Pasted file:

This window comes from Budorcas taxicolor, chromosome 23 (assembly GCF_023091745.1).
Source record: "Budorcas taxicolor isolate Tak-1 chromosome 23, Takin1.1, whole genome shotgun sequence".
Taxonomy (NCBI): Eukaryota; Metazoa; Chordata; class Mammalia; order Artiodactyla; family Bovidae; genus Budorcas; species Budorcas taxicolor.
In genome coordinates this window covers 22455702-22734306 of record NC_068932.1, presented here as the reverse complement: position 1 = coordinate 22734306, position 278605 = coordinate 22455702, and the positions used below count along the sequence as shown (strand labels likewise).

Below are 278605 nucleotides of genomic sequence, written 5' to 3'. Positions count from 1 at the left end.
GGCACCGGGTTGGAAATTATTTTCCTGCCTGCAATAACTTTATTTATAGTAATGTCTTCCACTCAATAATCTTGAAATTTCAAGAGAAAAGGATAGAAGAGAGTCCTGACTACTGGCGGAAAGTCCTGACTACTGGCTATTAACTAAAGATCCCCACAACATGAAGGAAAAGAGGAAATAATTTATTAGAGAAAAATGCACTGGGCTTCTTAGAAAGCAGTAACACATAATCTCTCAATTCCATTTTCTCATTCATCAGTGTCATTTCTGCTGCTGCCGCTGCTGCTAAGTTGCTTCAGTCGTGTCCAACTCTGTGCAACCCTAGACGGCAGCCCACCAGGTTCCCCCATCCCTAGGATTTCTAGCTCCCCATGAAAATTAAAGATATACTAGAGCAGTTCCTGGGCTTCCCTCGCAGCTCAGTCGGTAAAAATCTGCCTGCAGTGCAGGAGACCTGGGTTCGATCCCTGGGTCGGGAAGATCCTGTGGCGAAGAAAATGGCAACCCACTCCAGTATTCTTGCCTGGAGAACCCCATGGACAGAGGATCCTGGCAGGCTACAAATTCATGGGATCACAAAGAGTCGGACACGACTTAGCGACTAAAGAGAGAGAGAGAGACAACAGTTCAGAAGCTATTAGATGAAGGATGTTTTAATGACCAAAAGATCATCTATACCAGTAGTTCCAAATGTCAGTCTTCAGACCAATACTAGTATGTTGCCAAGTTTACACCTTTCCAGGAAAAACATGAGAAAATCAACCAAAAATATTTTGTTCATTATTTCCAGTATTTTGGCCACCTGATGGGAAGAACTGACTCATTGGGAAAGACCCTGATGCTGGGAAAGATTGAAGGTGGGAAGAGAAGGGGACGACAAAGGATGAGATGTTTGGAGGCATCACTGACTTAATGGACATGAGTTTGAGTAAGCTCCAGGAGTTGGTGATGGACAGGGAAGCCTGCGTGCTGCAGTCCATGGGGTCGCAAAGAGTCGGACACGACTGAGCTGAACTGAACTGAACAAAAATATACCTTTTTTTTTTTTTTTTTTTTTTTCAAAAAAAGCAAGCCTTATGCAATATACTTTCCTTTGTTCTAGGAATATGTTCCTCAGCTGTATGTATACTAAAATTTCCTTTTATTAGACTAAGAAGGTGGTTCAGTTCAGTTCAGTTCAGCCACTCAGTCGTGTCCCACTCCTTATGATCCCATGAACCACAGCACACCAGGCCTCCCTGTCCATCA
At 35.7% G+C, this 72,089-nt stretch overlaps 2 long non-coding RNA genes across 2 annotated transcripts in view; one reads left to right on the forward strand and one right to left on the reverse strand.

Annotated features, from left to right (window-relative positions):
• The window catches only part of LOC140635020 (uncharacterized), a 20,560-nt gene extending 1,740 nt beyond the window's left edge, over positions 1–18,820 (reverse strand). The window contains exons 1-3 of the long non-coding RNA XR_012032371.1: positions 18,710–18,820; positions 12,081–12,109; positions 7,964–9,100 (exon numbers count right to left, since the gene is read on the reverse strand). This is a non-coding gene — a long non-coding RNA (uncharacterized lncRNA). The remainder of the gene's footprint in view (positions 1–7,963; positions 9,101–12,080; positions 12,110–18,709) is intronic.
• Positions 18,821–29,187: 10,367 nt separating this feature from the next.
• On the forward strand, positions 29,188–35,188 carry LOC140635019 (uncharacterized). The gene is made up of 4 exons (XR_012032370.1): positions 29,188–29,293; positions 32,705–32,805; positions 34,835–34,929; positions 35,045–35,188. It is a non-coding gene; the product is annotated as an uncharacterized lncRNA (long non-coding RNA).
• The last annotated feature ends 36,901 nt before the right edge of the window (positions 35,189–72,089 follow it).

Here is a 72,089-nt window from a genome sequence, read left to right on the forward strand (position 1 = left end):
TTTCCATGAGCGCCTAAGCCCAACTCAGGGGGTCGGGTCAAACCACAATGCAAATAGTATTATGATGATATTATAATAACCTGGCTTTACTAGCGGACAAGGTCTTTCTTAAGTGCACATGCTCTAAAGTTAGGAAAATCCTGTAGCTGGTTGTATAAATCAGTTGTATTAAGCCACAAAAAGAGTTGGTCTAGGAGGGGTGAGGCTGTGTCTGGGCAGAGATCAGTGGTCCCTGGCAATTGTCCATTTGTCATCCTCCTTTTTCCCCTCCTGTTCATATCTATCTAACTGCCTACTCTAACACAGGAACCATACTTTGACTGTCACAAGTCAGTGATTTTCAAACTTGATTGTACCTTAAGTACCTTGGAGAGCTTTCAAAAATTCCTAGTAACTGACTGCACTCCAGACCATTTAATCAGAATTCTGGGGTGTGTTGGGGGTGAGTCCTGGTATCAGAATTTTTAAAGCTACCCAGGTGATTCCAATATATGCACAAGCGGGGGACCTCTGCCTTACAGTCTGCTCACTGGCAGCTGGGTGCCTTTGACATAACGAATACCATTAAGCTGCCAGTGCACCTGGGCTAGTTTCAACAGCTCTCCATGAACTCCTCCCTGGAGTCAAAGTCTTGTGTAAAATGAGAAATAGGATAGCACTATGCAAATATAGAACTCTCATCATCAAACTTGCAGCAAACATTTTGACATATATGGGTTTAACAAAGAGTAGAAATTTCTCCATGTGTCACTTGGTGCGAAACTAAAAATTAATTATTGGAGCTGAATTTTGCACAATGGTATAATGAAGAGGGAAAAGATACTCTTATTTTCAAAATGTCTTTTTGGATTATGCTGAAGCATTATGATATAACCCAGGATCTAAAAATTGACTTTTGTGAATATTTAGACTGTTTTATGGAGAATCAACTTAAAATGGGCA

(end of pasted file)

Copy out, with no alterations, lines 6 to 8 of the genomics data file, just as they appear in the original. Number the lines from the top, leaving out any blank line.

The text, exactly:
GGCACCGGGTTGGAAATTATTTTCCTGCCTGCAATAACTTTATTTATAGTAATGTCTTCCACTCAATAATCTTGAAATTTCAAGAGAAAAGGATAGAAGAGAGTCCTGACTACTGGCGGAAAGTCCTGACTACTGGCTATTAACTAAAGATCCCCACAACATGAAGGAAAAGAGGAAATAATTTATTAGAGAAAAATGCACTGGGCTTCTTAGAAAGCAGTAACACATAATCTCTCAATTCCATTTTCTCATTCATCAGTGTCATTTCTGCTGCTGCCGCTGCTGCTAAGTTGCTTCAGTCGTGTCCAACTCTGTGCAACCCTAGACGGCAGCCCACCAGGTTCCCCCATCCCTAGGATTTCTAGCTCCCCATGAAAATTAAAGATATACTAGAGCAGTTCCTGGGCTTCCCTCGCAGCTCAGTCGGTAAAAATCTGCCTGCAGTGCAGGAGACCTGGGTTCGATCCCTGGGTCGGGAAGATCCTGTGGCGAAGAAAATGGCAACCCACTCCAGTATTCTTGCCTGGAGAACCCCATGGACAGAGGATCCTGGCAGGCTACAAATTCATGGGATCACAAAGAGTCGGACACGACTTAGCGACTAAAGAGAGAGAGAGAGACAACAGTTCAGAAGCTATTAGATGAAGGATGTTTTAATGACCAAAAGATCATCTATACCAGTAGTTCCAAATGTCAGTCTTCAGACCAATACTAGTATGTTGCCAAGTTTACACCTTTCCAGGAAAAACATGAGAAAATCAACCAAAAATATTTTGTTCATTATTTCCAGTATTTTGGCCACCTGATGGGAAGAACTGACTCATTGGGAAAGACCCTGATGCTGGGAAAGATTGAAGGTGGGAAGAGAAGGGGACGACAAAGGATGAGATGTTTGGAGGCATCACTGACTTAATGGACATGAGTTTGAGTAAGCTCCAGGAGTTGGTGATGGACAGGGAAGCCTGCGTGCTGCAGTCCATGGGGTCGCAAAGAGTCGGACACGACTGAGCTGAACTGAACTGAACAAAAATATACCTTTTTTTTTTTTTTTTTTTTTTTCAAAAAAAGCAAGCCTTATGCAATATACTTTCCTTTGTTCTAGGAATATGTTCCTCAGCTGTATGTATACTAAAATTTCCTTTTATTAGACTAAGAAGGTGGTTCAGTTCAGTTCAGTTCAGCCACTCAGTCGTGTCCCACTCCTTATGATCCCATGAACCACAGCACACCAGGCCTCCCTGTCCATCA
At 35.7% G+C, this 72,089-nt stretch overlaps 2 long non-coding RNA genes across 2 annotated transcripts in view; one reads left to right on the forward strand and one right to left on the reverse strand.

Annotated features, from left to right (window-relative positions):